What are your general thoughts about the SOE Deans?  

Brekke: That’s a very loaded question and it’s hard not to put a lot of emotion into it. But at the same time, why are they relying on their students to come up with ideas and solutions? I will say that I understand their jobs as deans are difficult. I’m not saying that they are bad at their jobs. I’m just trying to raise a voice for individuals who might be too scared to say anything or don’t know how to go through it. I feel like the deans don’t really have that level of empathy. I do feel like we are only names or numbers on a computer screen to them.

Drost: There is someone in the SOE office that I would like to applaud: Michelle Sylvester, equity advisor/recruiter. She will nonstop fight for students and equity on campus. She is awesome. Any students that have the opportunity or time to meet with her, should.

What has changed since last year’s protests/chalking? Do you think that the Deans, faculty, or administration thought these issues would go away if they let you protest and chalk? 

Brekke: The only change really that I have seen or noticed is the reintroduction of the Dean’s Student Advisory Committee (DSAC). But that is the extent of the change. In regards to the protests and chalking, I definitely feel like the SOE administration didn’t know how to handle it or was expecting it. It felt like they didn’t know they were doing something wrong or practicing any inequities. At least that’s how the students saw it.

Drost: The Dean’s Student Advisory Committee (DSAC) and their creations have been reinstated. Otherwise, there isn’t much to write about as far as structural and/or substantive changes go. It seems many faculty members side with the students when it comes to our issues. The administration wants everyone to be on the same page before making a big decision, but it seems for a few of the issues, they are the group that’s behind in the book.

In your opinion, what is the biggest issue in the School of Education right now? 

Brekke: I think that there are a few. The biggest issue that I think is extremely inequitable, within the whole scope of the SOE, is the fact that student teachers are homeless for two weeks in May and June every year.

Drost: The biggest issue is the amount of time this is taking. Like, c’mon. For years there have been complaints, many of them are the same. Only now is a fire really lit under Morris Hall, and all because of public image. That is inexcusable to me. Listen to your students and faculty the second a problem arises, then do something about it with as much possible haste. That does not take years. I don’t need a degree to know that.

At this time, would you recommend prospective students come to UWL for Broadfield Social Studies?  

Brekke: I would first ask them, ‘Would you be ok with potentially not graduating on time?’ If they are, then absolutely, because the education that you’re going to get here is the best for our program specifically. However, I would also be upfront with them and tell them there are potential socio-economic barriers like purchasing the iPad, having to pay for the EdTPA, and paying for either the Foundations of Reading Test (FORT) or the Praxis.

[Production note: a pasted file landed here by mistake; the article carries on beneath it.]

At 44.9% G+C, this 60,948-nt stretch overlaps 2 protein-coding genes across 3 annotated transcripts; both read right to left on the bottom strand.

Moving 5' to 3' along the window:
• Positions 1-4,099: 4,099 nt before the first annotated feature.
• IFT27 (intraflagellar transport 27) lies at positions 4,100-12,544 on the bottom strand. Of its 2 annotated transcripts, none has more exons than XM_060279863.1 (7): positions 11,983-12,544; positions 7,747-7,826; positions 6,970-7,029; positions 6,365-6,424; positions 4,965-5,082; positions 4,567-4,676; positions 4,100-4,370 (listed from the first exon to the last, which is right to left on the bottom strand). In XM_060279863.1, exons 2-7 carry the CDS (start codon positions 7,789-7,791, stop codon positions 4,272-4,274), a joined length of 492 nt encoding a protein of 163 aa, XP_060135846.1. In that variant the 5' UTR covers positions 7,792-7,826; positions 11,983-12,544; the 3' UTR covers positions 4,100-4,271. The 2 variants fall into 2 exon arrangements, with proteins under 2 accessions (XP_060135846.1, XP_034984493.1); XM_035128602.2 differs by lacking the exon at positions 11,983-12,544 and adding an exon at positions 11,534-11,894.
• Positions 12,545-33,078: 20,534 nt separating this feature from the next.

Drost: This question leaves me torn. I must say ‘no’ for all the reasons we are both aware of, but I love this school and I love my peers and I love the education I’ve received. That is why I try so hard to make it better for future students, but, until the current big problems are solved, students should certainly be wary of coming to UWL for education majors, despite its traditional excellence.

How can students not in the School of Education help in this situation? 

Brekke: I would say just support SOE students. If you don’t know what’s going on and you would like to, follow the Instagram page, @UWLEdMajors. I would say that’s not the driving force, but that’s pretty much where all students in the School of Education can come together and you can see what we are doing to make a change.

Drost: Spread the word! And, if you have big ideas, let’s hear them! Solutions solve problems and people come up with solutions. So, more brilliant minds couldn’t hurt. I know there’s plenty on this campus.

Is there anything else you would like to add? 

Brekke: We as students see these inequities, we don’t stand for them, we want change to happen. We understand that change takes time too. I remember in elementary school going to the computer lab one day for an activity, and I remember my teachers always saying, ‘You make sure you leave this place better than how you found it’ and that is a driving message that I keep playing in my head. Like when I feel like I can’t do it today or I feel like what I’m doing is pointless, I just keep telling myself that I want to leave students who are behind me in the program, or who are still in K-12, I want these issues that I face currently, changed before they get here. That way future students don’t struggle with their mental health due to requirements by the SOE.

Drost: Right now, my current objective is to solve one problem at a time, starting with iPads. They have got to go. Then, we focus on the next thing, which is looking to be the housing situation. People deserve homes, especially when they are practically working for the state without pay – did you know student teachers aren’t able to freely work during their student teaching semester? They have to tell the SOE if they have a job. Isn’t that messed up?

To read about last year’s issues regarding the SOE, click any of the links below:

Student Association meets with students from the SOE to discuss educational equity for teacher candidates

“Everything I had worked and paid for was for nothing”: School of Education students speak out

Student Association meets with SOE Dean Wycoff-Horn to address concerns raised by SOE students

“UWL administration is killing an already dying field”: School of Education students host protest

Letter to the Editor: School of Education inequity

Letter to the Editor: School of Education students seek clarity from administration